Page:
3. 4 Steps to Let Go of Resentment
  4. Final Thoughts
  5. More Tips on Letting Go

What is Resentment?

The best description of resentment I have ever heard came from listening to Dr. Drew from Loveline:

“Resentments are like swallowing poison and expecting the other people to die.”

He was not the first person to say this, but it’s still an incredibly effective way to understand resentment.

In psychology, resentment is when a person has ongoing upset feelings towards another person or place because of a real or imagined injustice.

One of the reasons resentments are so hard to get rid of is because there is so much bad advice floating around out there on how to deal with them. Exasperated friends may tell you to “Just get over it already.” Therapists might tell us to “let it go.” Other people may say “forget about it” or the even more unhelpful, “the past is the past.”

Excuse me, what does any of that generic advice even mean?

I can tell you for sure that you shouldn’t do the following with resentments:

  • Ignore them
  • Fight through them
  • “Lock them in a closet”
  • Pretend you don’t feel them
  • Try and forget them

Instead, you should do these things:

  • Face them
  • Feel them
  • Deal with them
  • Heal from them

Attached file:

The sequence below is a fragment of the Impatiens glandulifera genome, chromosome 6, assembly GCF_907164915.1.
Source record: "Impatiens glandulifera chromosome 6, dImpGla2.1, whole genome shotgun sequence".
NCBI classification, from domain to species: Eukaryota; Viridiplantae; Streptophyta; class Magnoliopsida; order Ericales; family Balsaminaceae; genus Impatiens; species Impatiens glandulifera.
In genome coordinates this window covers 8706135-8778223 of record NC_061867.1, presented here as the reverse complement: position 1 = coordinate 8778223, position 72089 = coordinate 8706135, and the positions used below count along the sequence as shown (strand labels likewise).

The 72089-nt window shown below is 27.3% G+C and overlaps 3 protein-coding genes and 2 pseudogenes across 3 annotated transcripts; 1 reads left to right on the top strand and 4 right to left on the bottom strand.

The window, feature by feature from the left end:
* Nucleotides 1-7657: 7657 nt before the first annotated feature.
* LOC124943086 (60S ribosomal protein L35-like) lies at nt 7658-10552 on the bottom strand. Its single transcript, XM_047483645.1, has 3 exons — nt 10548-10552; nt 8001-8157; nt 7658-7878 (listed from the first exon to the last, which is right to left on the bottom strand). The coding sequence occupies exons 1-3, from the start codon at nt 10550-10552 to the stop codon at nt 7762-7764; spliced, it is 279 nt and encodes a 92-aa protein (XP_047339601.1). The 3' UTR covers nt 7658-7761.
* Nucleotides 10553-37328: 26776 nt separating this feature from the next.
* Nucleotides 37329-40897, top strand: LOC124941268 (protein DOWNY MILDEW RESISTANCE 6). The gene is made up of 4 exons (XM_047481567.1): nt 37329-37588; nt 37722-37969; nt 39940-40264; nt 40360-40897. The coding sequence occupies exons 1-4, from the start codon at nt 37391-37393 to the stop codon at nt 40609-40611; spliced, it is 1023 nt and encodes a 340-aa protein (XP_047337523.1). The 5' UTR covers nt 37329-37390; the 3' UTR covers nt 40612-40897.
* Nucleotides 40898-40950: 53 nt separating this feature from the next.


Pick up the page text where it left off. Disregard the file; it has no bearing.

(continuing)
“Fake it till you make it” doesn’t work when it comes to deep-seated feelings we have about certain people or situations. But dealing with them is certainly easier said than done.

How to Accept What Happened in the Past

Before you begin to overcome resentments, you should know the following things:

  • It’s a process.
  • It may get worse before it gets better.
  • It requires a great deal of willingness and an open mind.

Resentments are negative feelings that you may have been carrying around for years. During this time, they may have done significant damage to your ability to interact with the world.

I know it sounds dramatic, but these are often big, deep-seated issues. Don’t expect to be able to say a chant and—poof! They’re gone. You should know that you are embarking on a long and probably painful journey, but the destination is completely worth it.